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By Valerie Polakow, Sandra S. Butler, Luisa Stormer Deprez, Peggy Kahn

Records the commercial, academic, and existential struggles that unmarried moms in poverty confront within the present welfare weather.

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Additional resources for Shut Out: Low Income Mothers and Higher Education in Post-Welfare America

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This program provides a stipend equivalent to the TANF benefit—paid out of state Maintenance of Effort funds—to women attending college. 50 per hour before entering college. In addition, 75 percent receive employer-sponsored health insurance, 61 percent have paid sick leave, and 68 percent have paid vacations (Smith, Deprez, and Butler 2002). In Vermont, where a waiver allowed a Job Opportunities and Basic Skills ( JOBS) program to continue at the University of Vermont, a follow-up study of graduates revealed similar success (Boldt 2000).

3. The experimental group is exposed to the intervention being tested (an education program, for example), while the control group is not. If all other circumstances are the same for both groups, then any differences in outcomes that cannot be explained by chance must be attributed to the intervention. 4. An African American mother in her thirties, living in Boston with children ages six and fourteen. 5. A mother who attended a four-year college in Massachusetts. Personal communication. 6. The employment- and education-focused options were subsequently renamed labor-force attachment (LFA) and human capital development (HCD) respectively.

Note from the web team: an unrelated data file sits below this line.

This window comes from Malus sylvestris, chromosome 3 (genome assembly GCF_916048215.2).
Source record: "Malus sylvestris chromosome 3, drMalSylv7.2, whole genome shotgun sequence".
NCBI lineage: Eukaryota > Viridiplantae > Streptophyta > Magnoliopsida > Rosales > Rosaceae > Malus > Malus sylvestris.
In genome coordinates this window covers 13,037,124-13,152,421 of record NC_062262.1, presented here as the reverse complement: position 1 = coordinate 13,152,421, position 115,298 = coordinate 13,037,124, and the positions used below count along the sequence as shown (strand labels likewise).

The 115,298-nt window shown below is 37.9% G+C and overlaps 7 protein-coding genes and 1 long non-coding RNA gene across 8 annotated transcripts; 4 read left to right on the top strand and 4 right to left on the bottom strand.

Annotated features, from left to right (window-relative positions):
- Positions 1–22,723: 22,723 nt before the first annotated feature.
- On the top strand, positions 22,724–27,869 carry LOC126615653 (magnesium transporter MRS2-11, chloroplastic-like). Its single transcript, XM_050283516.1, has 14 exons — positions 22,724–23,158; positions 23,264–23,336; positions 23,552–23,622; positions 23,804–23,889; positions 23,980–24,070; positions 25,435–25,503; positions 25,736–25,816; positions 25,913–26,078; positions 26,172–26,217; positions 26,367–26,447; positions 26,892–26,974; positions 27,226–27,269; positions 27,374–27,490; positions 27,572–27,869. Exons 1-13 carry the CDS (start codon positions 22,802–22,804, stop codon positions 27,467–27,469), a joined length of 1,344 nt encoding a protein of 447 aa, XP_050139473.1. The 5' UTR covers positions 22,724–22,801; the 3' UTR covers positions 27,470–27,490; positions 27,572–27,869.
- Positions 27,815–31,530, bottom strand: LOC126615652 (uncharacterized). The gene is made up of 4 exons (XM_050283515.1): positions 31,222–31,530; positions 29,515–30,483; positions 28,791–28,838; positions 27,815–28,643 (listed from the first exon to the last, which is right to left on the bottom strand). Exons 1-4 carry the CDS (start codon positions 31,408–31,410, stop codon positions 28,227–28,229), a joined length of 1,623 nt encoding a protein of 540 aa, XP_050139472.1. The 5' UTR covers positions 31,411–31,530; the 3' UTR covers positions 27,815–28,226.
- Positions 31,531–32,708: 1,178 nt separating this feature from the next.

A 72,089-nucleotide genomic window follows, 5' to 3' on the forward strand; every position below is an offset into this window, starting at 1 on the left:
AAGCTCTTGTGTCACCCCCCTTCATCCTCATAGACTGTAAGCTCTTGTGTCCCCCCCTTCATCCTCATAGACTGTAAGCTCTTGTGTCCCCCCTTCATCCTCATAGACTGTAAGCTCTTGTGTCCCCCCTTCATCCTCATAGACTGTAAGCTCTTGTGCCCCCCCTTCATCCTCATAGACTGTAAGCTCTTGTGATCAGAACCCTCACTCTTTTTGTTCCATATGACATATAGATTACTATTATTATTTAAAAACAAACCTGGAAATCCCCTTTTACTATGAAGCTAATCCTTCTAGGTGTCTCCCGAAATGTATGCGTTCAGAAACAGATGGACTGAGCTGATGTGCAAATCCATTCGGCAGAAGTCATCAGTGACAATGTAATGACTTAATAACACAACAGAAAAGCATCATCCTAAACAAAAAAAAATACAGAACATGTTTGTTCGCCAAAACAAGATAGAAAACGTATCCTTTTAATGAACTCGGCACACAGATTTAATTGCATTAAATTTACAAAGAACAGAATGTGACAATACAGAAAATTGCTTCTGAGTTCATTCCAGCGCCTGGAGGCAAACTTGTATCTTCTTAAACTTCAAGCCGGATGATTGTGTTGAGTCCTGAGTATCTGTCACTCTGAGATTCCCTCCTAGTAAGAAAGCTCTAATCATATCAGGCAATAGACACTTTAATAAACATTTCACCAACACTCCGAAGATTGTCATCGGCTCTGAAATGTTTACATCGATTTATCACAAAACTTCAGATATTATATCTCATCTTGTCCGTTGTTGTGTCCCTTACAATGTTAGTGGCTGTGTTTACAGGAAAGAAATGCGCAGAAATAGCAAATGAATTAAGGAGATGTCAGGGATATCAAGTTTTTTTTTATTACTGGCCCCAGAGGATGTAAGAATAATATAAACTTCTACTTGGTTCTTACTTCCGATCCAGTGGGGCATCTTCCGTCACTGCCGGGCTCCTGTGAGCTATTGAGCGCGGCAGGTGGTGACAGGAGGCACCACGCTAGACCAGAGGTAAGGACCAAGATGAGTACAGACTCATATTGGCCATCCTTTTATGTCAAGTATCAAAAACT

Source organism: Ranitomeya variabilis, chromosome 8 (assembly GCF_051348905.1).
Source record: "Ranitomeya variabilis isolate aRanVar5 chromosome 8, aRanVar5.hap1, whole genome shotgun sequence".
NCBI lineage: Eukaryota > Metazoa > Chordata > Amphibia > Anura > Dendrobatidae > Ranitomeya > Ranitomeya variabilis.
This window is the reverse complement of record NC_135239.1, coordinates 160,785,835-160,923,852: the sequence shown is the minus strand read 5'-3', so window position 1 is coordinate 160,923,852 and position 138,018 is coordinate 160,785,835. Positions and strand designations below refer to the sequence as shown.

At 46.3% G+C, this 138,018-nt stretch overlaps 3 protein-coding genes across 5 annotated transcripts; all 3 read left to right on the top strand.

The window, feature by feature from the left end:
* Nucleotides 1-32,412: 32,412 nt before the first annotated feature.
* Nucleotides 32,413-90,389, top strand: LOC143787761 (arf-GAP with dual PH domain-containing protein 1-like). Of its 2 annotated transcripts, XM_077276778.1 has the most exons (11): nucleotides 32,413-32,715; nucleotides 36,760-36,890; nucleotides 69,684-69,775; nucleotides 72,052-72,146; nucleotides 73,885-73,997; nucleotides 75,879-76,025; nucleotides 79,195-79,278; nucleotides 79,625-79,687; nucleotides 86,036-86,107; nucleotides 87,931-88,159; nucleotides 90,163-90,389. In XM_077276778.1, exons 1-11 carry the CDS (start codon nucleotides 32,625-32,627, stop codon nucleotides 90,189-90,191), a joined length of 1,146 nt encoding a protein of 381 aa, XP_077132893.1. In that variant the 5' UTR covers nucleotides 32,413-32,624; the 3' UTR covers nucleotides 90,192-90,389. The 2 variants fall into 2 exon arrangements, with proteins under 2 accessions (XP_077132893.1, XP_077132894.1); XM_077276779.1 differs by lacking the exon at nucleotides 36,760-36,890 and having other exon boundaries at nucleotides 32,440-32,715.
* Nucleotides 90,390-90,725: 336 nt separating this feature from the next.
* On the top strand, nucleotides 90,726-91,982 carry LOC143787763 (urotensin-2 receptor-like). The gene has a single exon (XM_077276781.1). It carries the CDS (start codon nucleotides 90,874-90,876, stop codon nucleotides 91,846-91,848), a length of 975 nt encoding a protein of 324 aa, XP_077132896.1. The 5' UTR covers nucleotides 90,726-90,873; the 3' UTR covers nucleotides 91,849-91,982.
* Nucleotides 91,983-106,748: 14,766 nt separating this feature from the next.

A. S. Bureau of the Census 2000. earn less than their male counterparts at each level of education, it is especially important that they have access to substantive educational opportunities. In summary, these data show that some post-secondary education is necessary if women are to achieve earnings of $12–$15 an hour. Even with these earnings, families in many parts of the country would likely still need subsidized housing, child care, food stamps, and the Earned Income Tax Credit (EITC) to reasonably support a family of three.

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